Does your genealogy web site use frames? If so, this may cause you a problem with the search engines indexing your site. Google says:
“Google supports frames to the extent that it can. Frames can cause problems for search engines because they don’t correspond to the conceptual model of the web. In this model, one page displays only one URL. Pages that use frames display several URLs (one for each frame) within a single page. If Google determines that a user’s query matches the page as a whole, it will return the entire frame set. However, if the user’s query matches an individual frame within the larger frame set, Google returns only the relevant frame. In this case, the entire frame set of the page will not appear.” Read more . . . .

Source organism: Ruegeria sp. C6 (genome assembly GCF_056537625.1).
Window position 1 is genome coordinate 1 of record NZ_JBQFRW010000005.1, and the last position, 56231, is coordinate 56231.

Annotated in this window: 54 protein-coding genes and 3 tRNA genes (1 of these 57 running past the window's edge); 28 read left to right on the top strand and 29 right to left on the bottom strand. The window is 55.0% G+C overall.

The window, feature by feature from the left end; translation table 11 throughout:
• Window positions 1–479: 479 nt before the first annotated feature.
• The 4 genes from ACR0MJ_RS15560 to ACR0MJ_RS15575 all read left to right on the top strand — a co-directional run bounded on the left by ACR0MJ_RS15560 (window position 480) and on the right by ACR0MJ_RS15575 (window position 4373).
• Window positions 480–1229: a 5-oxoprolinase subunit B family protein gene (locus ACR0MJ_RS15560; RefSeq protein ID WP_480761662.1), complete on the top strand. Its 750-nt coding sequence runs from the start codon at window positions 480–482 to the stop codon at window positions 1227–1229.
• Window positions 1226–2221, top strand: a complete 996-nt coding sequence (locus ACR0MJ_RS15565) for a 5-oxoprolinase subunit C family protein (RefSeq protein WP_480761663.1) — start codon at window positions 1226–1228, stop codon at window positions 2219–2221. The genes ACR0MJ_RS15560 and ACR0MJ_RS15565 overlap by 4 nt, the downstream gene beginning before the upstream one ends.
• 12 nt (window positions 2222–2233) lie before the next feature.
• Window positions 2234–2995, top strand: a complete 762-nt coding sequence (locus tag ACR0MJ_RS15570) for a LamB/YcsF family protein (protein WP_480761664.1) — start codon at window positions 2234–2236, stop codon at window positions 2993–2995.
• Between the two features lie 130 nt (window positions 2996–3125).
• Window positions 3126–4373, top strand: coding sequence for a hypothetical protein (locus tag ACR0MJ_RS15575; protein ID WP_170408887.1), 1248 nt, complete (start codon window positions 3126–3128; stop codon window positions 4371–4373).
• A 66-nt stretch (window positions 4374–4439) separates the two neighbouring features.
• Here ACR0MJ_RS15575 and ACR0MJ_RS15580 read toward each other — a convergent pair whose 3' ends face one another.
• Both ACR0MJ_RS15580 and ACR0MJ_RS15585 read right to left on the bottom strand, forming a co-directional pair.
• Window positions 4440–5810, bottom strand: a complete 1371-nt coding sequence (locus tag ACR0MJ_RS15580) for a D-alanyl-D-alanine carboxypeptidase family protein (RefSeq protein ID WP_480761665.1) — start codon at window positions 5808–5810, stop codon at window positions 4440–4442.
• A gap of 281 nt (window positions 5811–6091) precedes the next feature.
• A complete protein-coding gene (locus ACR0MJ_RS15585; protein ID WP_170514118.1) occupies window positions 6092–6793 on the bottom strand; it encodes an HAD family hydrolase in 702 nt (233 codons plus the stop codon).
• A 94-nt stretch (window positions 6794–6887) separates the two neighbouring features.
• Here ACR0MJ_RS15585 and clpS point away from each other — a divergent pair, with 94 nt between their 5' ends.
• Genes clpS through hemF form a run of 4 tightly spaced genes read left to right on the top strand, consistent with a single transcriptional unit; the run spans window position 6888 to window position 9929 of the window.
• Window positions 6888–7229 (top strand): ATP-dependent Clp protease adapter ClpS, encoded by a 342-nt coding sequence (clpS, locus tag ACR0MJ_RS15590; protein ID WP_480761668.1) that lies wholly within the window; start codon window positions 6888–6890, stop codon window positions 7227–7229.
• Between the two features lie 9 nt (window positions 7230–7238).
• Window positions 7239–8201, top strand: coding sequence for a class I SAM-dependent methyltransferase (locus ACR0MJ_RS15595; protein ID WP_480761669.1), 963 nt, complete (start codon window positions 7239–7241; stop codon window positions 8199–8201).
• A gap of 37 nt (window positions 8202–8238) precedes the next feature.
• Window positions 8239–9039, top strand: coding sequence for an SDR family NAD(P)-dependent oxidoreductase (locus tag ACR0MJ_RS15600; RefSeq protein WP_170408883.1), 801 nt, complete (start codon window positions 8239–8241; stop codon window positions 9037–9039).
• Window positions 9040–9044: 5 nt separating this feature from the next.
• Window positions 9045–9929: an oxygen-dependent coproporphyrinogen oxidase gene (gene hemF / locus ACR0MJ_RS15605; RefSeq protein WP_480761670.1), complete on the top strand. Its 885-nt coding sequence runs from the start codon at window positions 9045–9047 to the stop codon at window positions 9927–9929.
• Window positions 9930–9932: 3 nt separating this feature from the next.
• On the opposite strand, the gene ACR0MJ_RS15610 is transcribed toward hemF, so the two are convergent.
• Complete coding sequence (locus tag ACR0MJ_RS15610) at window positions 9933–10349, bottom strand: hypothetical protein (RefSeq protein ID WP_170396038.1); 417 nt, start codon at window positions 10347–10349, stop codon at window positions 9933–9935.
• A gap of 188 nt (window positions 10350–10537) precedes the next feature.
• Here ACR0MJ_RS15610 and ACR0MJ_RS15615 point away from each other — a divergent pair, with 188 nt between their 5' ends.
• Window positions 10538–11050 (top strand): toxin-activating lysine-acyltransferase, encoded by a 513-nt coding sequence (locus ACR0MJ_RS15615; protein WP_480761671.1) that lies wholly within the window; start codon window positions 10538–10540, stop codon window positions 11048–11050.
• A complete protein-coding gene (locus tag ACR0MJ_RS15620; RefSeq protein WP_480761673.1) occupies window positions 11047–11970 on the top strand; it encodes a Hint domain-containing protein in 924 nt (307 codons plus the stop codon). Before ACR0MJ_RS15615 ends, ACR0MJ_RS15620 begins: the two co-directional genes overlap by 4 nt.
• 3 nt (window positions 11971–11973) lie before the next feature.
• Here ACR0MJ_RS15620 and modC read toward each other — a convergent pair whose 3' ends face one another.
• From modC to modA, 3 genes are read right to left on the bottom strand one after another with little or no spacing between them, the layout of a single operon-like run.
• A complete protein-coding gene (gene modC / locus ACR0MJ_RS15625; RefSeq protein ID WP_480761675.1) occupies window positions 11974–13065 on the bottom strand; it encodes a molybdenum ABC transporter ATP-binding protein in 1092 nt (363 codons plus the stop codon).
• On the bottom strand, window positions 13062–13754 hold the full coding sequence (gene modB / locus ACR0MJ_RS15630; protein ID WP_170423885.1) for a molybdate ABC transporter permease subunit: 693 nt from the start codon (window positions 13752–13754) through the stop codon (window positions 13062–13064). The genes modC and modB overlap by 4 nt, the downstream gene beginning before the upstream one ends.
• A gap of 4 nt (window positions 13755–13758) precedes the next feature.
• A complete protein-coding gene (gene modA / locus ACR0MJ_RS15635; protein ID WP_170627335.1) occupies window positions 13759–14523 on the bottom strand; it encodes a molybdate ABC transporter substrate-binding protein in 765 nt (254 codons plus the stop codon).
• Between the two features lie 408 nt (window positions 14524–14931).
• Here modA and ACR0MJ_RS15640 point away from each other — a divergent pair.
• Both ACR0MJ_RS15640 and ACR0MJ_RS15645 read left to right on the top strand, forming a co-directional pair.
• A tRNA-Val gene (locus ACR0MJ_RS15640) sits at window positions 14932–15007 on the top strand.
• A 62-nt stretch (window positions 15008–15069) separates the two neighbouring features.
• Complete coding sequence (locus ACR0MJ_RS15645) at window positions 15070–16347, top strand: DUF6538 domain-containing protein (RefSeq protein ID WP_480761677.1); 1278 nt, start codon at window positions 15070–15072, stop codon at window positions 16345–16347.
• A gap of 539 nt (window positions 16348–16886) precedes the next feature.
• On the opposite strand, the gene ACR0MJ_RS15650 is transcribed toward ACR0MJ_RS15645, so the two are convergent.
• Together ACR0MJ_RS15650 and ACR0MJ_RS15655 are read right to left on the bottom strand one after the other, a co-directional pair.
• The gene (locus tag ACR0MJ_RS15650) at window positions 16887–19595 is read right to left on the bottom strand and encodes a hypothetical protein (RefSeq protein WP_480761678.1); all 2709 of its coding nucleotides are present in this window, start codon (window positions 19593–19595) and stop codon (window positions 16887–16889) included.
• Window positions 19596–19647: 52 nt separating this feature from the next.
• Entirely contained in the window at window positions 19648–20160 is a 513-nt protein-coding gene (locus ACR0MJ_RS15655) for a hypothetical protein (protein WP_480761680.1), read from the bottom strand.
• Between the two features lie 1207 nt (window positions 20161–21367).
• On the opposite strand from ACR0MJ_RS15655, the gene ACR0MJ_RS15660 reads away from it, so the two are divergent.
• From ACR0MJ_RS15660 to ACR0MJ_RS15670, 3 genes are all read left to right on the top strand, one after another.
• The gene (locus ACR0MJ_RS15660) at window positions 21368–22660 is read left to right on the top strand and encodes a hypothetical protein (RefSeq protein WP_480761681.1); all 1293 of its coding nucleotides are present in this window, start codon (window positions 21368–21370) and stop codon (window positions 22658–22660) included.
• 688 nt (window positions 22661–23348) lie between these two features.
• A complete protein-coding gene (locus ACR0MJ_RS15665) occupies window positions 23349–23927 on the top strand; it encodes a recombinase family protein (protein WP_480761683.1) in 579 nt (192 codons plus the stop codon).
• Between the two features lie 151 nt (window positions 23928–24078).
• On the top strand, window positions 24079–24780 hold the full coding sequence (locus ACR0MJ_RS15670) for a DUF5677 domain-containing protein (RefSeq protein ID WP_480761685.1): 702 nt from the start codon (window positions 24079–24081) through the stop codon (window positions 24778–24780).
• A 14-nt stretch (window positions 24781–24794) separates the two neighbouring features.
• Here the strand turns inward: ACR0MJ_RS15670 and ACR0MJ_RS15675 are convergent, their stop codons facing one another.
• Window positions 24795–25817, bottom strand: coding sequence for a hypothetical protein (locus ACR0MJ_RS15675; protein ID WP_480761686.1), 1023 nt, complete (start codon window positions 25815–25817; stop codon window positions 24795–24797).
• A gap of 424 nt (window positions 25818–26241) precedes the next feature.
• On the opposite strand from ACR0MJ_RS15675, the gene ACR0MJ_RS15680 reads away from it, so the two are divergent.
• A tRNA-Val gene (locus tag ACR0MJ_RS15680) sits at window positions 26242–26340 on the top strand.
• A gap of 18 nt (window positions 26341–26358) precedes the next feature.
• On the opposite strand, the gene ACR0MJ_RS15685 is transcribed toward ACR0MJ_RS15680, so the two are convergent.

How Search Engines Read Web Sites Created Using Frames by S. R. Emerson
A special thank you to Jean McCarthy for allowing me to use her site in this tutorial and for Cricket Walker for her SEO Training Class and E-book with a lesson on framed web sites that inspired me to write this tutorial.
Most often, the genealogy web sites I have seen that are using frames, are using them for the side navigation. As you can also see by this example, the RootsWeb banner will appear on both parts of the page.
A change in the layout of your page can give you a frame-like look, allow you use the same navigation on all pages and the search engines will more easily read your page.
I knew that Jean was using FrontPage 2003 as her editor so created the site with Expression Web which is the successor to FrontPage. Any files I created she would still be able to use. I decided to use design time includes for the left side navigation and footer. You could just as easily us server side includes (SSI) if you are using a different editor or Note Pad.
Continue reading step-by-step instructions on moving from a framed web site . . . .